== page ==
Eid al-Fitr, Eid al-Adha are holidays from 2016.
By Sujeet Rajan
NEW YORK: It may be an overture to the Muslim families in New York City and a campaign promise fulfilled, but New York City Mayor Bill de Blasio is not going to get any brownie points from the Hindus and also Chinese residents, after he declared that Eid al-Fitr and Eid al-Adha would be holidays in New York City schools, starting in 2016. The reason: Diwali and the Lunar New Year, also among long-standing demand to be deemed as holidays, have yet again been ignored.
With de Blasio’s announcement, New York City now becomes the largest school district in the nation to recognize the two Muslim holidays on the official school calendar. School districts in Vermont, Massachusetts and New Jersey too recognize both the holidays.
“We made a pledge to families that we would change our school calendar to reflect the strength and diversity of our city. Hundreds of thousands of Muslim families will no longer have to choose between honoring the most sacred days on their calendar or attending school,” de Blasio said in a statement.
“We are committed to having a school calendar that reflects and honors the extraordinary diversity of our students,” Schools Chancellor Carmen Farina said in a statement. “Muslim students and their families who observe Eid al-Fitr and Eid al-Adha shouldn’t have to choose between an instructional day and their religious obligations. This new addition will also enable a teachable moment in the classroom for our students to learn about religious tolerance and the societal contributions of various cultures.”
Mona Davids, President of the New York City Parents Union, said in a statement that she will campaign to provide halal lunches to students “because too many Muslim students are going hungry in our schools.”
It’s likely that the Department of Education based its recommendation to make the Muslim holidays as part of the school calendar, on attendance levels.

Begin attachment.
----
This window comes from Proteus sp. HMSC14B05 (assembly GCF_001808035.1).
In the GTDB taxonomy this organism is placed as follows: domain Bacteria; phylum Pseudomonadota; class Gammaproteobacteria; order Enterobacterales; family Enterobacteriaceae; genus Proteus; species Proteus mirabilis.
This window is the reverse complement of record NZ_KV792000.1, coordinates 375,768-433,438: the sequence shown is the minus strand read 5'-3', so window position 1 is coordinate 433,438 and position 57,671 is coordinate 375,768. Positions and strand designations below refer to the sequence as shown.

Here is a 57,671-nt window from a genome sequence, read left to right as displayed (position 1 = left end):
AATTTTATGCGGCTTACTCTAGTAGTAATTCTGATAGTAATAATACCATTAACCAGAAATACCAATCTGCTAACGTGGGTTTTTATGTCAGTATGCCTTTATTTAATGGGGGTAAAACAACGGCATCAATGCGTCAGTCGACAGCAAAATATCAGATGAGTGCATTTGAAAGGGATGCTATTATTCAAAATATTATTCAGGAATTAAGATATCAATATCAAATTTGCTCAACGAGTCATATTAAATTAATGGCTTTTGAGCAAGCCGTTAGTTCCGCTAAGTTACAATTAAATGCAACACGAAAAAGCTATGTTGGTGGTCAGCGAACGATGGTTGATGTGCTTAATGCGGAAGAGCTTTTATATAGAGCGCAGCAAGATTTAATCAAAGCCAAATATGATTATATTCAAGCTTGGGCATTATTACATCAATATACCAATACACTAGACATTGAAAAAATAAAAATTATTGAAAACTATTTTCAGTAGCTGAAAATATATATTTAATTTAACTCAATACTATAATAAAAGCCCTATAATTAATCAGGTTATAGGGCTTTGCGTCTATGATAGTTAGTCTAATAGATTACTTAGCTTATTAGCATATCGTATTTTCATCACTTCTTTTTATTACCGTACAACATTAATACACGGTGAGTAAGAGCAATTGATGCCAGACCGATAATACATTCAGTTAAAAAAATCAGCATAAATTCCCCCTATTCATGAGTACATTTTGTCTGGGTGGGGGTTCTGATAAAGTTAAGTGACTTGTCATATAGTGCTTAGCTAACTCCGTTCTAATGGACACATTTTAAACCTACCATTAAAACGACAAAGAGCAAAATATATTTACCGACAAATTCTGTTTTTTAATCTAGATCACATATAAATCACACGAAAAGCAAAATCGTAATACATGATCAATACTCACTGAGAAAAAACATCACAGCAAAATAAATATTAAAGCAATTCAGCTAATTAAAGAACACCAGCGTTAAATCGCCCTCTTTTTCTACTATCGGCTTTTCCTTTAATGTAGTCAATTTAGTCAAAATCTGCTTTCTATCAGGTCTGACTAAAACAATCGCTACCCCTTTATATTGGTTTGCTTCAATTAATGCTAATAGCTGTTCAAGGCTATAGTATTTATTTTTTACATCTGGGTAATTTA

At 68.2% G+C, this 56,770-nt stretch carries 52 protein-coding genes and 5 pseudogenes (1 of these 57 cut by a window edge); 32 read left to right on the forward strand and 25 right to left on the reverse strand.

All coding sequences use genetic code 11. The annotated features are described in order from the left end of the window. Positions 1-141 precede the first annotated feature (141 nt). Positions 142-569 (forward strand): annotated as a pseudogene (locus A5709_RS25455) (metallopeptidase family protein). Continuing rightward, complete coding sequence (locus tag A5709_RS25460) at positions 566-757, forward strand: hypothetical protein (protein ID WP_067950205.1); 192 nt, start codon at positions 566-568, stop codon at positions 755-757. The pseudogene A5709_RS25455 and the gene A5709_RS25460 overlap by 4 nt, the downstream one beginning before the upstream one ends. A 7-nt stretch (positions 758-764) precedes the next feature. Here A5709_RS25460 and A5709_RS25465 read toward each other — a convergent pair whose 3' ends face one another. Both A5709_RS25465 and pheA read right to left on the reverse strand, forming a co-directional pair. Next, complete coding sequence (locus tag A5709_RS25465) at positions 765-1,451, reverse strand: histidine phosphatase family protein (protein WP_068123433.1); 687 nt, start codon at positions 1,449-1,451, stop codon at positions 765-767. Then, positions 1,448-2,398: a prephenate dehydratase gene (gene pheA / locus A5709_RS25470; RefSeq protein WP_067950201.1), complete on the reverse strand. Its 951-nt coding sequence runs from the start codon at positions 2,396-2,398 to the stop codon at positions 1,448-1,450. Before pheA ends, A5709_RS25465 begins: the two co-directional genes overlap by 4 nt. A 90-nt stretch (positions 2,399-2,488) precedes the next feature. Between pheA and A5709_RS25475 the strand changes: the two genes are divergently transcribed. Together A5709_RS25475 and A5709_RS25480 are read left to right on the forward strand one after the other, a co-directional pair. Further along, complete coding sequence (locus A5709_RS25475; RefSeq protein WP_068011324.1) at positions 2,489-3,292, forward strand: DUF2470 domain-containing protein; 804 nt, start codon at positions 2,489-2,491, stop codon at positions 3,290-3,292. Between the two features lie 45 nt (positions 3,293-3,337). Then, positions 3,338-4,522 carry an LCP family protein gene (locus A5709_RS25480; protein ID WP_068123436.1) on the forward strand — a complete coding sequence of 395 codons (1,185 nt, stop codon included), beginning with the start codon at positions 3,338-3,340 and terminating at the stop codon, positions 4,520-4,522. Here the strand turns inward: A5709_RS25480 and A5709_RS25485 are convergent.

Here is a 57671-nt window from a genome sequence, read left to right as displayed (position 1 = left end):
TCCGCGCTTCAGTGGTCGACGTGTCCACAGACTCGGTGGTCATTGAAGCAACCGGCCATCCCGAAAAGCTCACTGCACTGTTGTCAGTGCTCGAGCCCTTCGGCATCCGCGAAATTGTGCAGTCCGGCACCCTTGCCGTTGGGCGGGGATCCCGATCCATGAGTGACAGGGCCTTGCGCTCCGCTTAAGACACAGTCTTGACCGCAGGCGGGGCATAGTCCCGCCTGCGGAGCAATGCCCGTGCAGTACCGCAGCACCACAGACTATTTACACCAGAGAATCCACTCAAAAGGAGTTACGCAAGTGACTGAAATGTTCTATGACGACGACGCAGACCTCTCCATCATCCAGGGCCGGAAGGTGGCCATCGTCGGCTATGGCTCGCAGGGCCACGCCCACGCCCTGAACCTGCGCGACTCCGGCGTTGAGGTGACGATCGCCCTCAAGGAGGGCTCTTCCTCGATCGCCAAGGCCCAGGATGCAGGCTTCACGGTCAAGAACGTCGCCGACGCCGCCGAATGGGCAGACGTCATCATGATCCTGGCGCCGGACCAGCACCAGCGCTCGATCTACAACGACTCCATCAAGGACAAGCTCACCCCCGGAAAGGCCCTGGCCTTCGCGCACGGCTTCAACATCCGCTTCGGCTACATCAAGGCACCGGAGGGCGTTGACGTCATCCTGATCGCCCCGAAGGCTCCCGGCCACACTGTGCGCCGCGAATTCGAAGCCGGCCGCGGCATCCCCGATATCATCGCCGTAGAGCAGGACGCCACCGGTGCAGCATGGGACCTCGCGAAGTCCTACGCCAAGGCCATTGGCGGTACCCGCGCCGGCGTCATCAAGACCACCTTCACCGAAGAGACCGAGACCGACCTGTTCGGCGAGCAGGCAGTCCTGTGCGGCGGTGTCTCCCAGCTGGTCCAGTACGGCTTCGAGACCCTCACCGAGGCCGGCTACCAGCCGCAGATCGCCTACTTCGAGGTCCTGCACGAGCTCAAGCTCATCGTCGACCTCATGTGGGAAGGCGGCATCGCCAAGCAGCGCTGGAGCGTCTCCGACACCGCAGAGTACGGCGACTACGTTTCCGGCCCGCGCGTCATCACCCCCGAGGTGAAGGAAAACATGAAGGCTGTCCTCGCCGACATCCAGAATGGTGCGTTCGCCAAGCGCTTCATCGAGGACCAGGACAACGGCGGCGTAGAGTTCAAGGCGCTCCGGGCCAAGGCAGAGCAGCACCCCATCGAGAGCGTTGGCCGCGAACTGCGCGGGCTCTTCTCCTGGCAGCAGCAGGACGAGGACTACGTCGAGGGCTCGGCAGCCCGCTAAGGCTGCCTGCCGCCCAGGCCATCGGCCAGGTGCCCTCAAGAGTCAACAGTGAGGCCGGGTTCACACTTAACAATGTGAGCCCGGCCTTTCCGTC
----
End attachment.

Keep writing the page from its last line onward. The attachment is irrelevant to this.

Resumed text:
It’s no secret that as far as the festival of Diwali goes, it’s convenient for most families in the US to celebrate it publicly on a weekend, when commercial Diwali melas are held, or even for family gatherings. And those who celebrate the festival on the given day at home, usually make it an evening occasion.
So, this is not to suggest that parents pull their children out from school this year’s Diwali to give a loud and clear message to officials in New York City that they prefer it as a deemed holiday, but unfortunately till that happens, it’s unlikely to become one, despite its popularity.
U.S. Rep. Grace Meng (D-Queens) in a statement to The American Bazaar, applauded de Blasio for adding the Eid holidays, but pointed out the missing links of the Lunar New Year and Diwali.
“I also renew my call to make Diwali a school holiday as well, and I hope that will happen soon. The time has come for our school system to recognize all these important holidays, just as it rightly does for holidays of other cultures and ethnicities,” said Meng.
Jacqueline Colson, Member of Community Education Council 25 and NYCPU Queens Chapter Leader, reiterated Meng’s stand, saying in a statement: “I look forward to Mayor de Blasio announcing soon that Diwali, a very important holiday to our Indian community will be added as well.”